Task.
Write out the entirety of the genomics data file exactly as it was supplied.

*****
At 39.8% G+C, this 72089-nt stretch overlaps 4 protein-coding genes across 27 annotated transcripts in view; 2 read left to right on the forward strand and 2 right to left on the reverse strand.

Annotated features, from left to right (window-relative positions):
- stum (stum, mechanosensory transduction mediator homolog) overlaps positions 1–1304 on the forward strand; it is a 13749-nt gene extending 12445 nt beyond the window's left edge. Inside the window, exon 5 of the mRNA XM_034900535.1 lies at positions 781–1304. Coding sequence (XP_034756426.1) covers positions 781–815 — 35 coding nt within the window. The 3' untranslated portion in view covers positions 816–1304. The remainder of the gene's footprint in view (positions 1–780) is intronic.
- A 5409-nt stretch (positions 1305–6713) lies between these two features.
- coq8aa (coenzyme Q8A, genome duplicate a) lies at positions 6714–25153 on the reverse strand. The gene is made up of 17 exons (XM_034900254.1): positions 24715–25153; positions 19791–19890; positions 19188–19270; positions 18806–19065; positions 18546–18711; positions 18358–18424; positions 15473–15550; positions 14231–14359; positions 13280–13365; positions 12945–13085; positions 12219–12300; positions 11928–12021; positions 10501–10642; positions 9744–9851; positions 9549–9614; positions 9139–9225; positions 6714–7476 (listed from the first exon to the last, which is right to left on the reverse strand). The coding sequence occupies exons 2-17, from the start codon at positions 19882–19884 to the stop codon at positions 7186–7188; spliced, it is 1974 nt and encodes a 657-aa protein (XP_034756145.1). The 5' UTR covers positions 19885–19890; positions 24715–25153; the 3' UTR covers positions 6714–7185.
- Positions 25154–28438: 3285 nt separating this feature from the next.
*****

At 39.8% G+C, this 72089-nt stretch overlaps 4 protein-coding genes across 27 annotated transcripts in view; 2 read left to right on the forward strand and 2 right to left on the reverse strand.

Annotated features, from left to right (window-relative positions):
- stum (stum, mechanosensory transduction mediator homolog) overlaps positions 1–1304 on the forward strand; it is a 13749-nt gene extending 12445 nt beyond the window's left edge. Inside the window, exon 5 of the mRNA XM_034900535.1 lies at positions 781–1304. Coding sequence (XP_034756426.1) covers positions 781–815 — 35 coding nt within the window. The 3' untranslated portion in view covers positions 816–1304. The remainder of the gene's footprint in view (positions 1–780) is intronic.
- A 5409-nt stretch (positions 1305–6713) lies between these two features.
- coq8aa (coenzyme Q8A, genome duplicate a) lies at positions 6714–25153 on the reverse strand. The gene is made up of 17 exons (XM_034900254.1): positions 24715–25153; positions 19791–19890; positions 19188–19270; positions 18806–19065; positions 18546–18711; positions 18358–18424; positions 15473–15550; positions 14231–14359; positions 13280–13365; positions 12945–13085; positions 12219–12300; positions 11928–12021; positions 10501–10642; positions 9744–9851; positions 9549–9614; positions 9139–9225; positions 6714–7476 (listed from the first exon to the last, which is right to left on the reverse strand). The coding sequence occupies exons 2-17, from the start codon at positions 19882–19884 to the stop codon at positions 7186–7188; spliced, it is 1974 nt and encodes a 657-aa protein (XP_034756145.1). The 5' UTR covers positions 19885–19890; positions 24715–25153; the 3' UTR covers positions 6714–7185.
- Positions 25154–28438: 3285 nt separating this feature from the next.